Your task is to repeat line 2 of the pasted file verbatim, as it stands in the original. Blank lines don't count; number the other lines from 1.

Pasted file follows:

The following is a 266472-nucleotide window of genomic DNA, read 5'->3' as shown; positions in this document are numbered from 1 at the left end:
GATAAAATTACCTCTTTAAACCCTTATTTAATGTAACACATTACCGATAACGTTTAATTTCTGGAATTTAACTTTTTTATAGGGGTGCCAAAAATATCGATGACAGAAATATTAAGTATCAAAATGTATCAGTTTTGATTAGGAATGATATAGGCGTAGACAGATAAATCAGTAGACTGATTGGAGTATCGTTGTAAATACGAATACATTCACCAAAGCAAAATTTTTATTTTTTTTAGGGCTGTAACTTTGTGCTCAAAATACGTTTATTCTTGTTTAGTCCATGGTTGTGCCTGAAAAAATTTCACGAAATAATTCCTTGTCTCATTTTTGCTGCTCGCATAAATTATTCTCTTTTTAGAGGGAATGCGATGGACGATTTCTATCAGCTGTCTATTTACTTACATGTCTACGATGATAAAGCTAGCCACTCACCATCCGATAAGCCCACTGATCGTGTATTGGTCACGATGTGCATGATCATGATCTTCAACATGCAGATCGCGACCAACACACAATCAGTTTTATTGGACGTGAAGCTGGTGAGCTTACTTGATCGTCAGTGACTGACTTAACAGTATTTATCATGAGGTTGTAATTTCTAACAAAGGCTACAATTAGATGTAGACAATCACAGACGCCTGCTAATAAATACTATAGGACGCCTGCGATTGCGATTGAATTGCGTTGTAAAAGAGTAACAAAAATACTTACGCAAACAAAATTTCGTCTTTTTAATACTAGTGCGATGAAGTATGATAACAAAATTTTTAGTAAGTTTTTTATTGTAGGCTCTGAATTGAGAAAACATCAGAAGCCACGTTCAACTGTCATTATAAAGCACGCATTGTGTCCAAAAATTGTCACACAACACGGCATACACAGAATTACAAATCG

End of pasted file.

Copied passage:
GATAAAATTACCTCTTTAAACCCTTATTTAATGTAACACATTACCGATAACGTTTAATTTCTGGAATTTAACTTTTTTATAGGGGTGCCAAAAATATCGATGACAGAAATATTAAGTATCAAAATGTATCAGTTTTGATTAGGAATGATATAGGCGTAGACAGATAAATCAGTAGACTGATTGGAGTATCGTTGTAAATACGAATACATTCACCAAAGCAAAATTTTTATTTTTTTTAGGGCTGTAACTTTGTGCTCAAAATACGTTTATTCTTGTTTAGTCCATGGTTGTGCCTGAAAAAATTTCACGAAATAATTCCTTGTCTCATTTTTGCTGCTCGCATAAATTATTCTCTTTTTAGAGGGAATGCGATGGACGATTTCTATCAGCTGTCTATTTACTTACATGTCTACGATGATAAAGCTAGCCACTCACCATCCGATAAGCCCACTGATCGTGTATTGGTCACGATGTGCATGATCATGATCTTCAACATGCAGATCGCGACCAACACACAATCAGTTTTATTGGACGTGAAGCTGGTGAGCTTACTTGATCGTCAGTGACTGACTTAACAGTATTTATCATGAGGTTGTAATTTCTAACAAAGGCTACAATTAGATGTAGACAATCACAGACGCCTGCTAATAAATACTATAGGACGCCTGCGATTGCGATTGAATTGCGTTGTAAAAGAGTAACAAAAATACTTACGCAAACAAAATTTCGTCTTTTTAATACTAGTGCGATGAAGTATGATAACAAAATTTTTAGTAAGTTTTTTATTGTAGGCTCTGAATTGAGAAAACATCAGAAGCCACGTTCAACTGTCATTATAAAGCACGCATTGTGTCCAAAAATTGTCACACAACACGGCATACACAGAATTACAAATCG